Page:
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  • A&L Chief Now Dancing for an Expanded Community
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  • Credits
  • One of Us

    A&L Chief Now Dancing for an Expanded Community

    By VIC COX

     
     
    'I think the arts are
    so powerful; they have the
    ability to transform lives.'

    --Celesta Billeci

    Celesta Billeci, the new director of Arts & Lectures, credits classic MGM musicals from the 1950s with igniting her passion for the arts. "As a girl, I watched MGM musicals all the time, like 'Singing in the Rain,'" she recalled. "I loved Gene Kelly."
    Not surprisingly, dance and musical theater were where she focused her energy, starting at age 3. The Sacramento native worked hard at her craft, becoming a dance instructor while in high school. She continued to teach it as an undergraduate communication studies major at UCLA, but her interests widened to all the performing arts.
    This background helped her land positions with UCLA Performing Arts, one of the largest university performing arts programs in the nation. She handled managerial duties for 10 years, rising to be the director's associate with wide responsibilities in the $8 million program, before joining UCSB in August 2000.
    "I think the arts are so powerful," she said, "they have the ability to transform lives." It is a sentiment that resonates at UCSB and in the surrounding communities where events range from light opera and symphony concerts to gospel choirs and fiddlers' contests.
    After her first few months on campus, Billeci was pleasantly surprised and impressed by the many arts and entertainment events going on at UCSB and in Santa Barbara. "It is so vibrant," she said, "I really had no idea [of the variety]."
    It was not only that campus groups other than A&L--the MultiCultural Center and the Interdisciplinary Humanities Center are examples--sponsored numerous events. Equally impressive to Billeci were the alliances they forged to present a wide range of speakers, films, and performers. Student groups, academic departments, community organizations, and special programs or funding sources were often involved.
    The A&L staff, she found, were also experts in the art of collaboration. When renowned speakers visit campus their sponsor list is often as long as their list of personal achievements. In a popular innovation before Billeci's arrival, the staff paired theme dinners at the Faculty Club with performances in Campbell Hall. This academic year seven such dinners are planned, starting on Oct. 13 with the creole cuisine of the island nation of Cape Verde, which coincides with a show by that country's "barefoot diva," Cesaria Evora.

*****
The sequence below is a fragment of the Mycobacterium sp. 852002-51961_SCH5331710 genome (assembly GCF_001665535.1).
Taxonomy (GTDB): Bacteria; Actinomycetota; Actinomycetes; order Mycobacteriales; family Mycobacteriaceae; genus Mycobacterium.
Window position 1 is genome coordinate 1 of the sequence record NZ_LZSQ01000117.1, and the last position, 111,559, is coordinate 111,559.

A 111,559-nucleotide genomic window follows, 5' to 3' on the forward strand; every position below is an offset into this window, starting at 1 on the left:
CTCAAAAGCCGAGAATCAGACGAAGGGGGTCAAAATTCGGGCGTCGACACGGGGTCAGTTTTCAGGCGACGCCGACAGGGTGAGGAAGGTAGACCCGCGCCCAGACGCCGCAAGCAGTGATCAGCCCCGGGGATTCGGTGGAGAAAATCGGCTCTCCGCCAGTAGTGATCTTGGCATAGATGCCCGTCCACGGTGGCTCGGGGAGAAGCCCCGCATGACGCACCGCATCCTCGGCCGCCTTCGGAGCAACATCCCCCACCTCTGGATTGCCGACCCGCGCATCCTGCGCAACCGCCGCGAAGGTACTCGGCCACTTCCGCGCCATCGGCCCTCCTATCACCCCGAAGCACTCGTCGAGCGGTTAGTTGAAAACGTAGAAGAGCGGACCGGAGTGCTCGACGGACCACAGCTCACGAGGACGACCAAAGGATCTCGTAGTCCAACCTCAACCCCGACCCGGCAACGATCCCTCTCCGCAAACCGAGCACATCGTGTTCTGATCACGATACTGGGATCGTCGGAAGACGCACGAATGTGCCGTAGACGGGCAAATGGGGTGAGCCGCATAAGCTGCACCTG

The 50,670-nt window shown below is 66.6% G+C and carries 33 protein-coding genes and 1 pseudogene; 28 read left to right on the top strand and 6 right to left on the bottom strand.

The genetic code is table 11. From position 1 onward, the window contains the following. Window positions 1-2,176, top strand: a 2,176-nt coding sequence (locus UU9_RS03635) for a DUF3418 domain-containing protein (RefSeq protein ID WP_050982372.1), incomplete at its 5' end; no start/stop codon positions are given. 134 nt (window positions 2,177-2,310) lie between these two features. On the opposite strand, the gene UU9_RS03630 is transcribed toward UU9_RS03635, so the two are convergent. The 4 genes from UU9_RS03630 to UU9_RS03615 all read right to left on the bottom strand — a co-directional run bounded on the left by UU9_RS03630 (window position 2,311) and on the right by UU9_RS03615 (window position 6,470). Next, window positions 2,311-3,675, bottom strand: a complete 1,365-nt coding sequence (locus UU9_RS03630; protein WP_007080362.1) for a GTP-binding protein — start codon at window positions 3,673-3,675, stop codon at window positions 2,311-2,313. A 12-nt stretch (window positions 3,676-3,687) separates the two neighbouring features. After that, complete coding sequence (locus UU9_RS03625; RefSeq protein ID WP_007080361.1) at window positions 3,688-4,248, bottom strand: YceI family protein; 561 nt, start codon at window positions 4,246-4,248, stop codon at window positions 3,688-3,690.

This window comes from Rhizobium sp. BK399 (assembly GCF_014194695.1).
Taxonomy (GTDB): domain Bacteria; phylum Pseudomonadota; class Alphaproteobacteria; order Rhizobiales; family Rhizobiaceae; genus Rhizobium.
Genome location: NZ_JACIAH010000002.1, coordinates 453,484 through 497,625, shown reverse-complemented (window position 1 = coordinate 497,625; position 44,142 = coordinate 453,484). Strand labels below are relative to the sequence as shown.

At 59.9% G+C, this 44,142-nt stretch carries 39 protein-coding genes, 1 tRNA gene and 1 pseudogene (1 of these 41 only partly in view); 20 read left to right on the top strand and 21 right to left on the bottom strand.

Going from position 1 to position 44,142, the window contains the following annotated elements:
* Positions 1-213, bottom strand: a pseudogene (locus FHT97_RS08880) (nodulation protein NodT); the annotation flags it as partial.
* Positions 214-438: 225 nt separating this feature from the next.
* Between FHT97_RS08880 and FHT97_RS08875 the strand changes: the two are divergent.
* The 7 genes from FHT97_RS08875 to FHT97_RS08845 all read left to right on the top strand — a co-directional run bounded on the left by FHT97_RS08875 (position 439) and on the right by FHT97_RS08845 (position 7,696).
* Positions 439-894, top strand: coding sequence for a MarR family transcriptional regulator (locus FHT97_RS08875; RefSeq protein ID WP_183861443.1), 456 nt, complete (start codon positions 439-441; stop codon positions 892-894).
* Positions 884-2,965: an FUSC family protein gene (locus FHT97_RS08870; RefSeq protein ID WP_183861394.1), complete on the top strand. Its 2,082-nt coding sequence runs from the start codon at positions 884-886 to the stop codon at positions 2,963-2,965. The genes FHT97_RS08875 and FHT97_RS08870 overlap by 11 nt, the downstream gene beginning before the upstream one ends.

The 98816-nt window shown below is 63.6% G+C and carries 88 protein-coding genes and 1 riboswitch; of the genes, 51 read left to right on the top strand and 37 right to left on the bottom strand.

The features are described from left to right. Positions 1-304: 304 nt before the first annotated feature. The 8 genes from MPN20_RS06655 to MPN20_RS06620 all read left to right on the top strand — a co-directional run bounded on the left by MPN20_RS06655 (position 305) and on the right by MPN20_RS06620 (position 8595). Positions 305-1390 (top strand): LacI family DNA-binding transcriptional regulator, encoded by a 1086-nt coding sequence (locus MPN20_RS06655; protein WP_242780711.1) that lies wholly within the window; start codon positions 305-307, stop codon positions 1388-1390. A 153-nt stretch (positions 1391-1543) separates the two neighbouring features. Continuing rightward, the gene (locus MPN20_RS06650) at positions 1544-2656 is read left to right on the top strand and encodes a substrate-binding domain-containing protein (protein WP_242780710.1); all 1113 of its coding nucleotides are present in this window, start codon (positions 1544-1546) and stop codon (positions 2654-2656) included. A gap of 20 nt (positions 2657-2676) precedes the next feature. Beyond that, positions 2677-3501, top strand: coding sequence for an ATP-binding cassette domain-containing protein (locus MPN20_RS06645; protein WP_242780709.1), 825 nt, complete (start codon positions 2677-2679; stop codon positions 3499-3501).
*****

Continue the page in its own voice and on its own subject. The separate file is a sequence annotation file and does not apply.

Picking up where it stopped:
"I am very impressed with my staff and their professionalism," said Billeci. "Our new initiatives are all team initiatives. We're going to see some great accomplishments this [academic] year."
    Creating partnerships with Santa Barbara organizations is an initiative that has consumed much of Belleci's first year. She cosponsored Pulitzer Prize-winning poet W.S. Merwin's appearance at the Museum of Natural History, and teamed A&L with the Lobero Theatre, under manager David Asbell, to launch what they called ArtAbounds. Begun last May with a concert by Philip Glass and Foday Musa Suso blending Western and African musical traditions, the series will continue on Oct. 14 with the Miami City Ballet dancing Balanchine's "Jewels" at the Arlington Theatre.
    ArtAbounds reached out to Sings Like Hell to bring Orquestra Ibrahim Ferrer, star of the Buena Vista Social Club tour, to the Arlington on Jan. 15, 2002. The series will resume its dance/theater emphasis in April with two events, Compagnie Maguy Marin at the Lobero and the Paul Taylor Dance Company at Campbell Hall.
    There are other irons in the cultural fires of the larger community, and Belleci promises more to come. "We want to help unify town and gown with these new partnerships," she said, adding that she sees her office acting as a "cultural hinge" to broaden and enrich connections anchored in 40 years of A&L programs.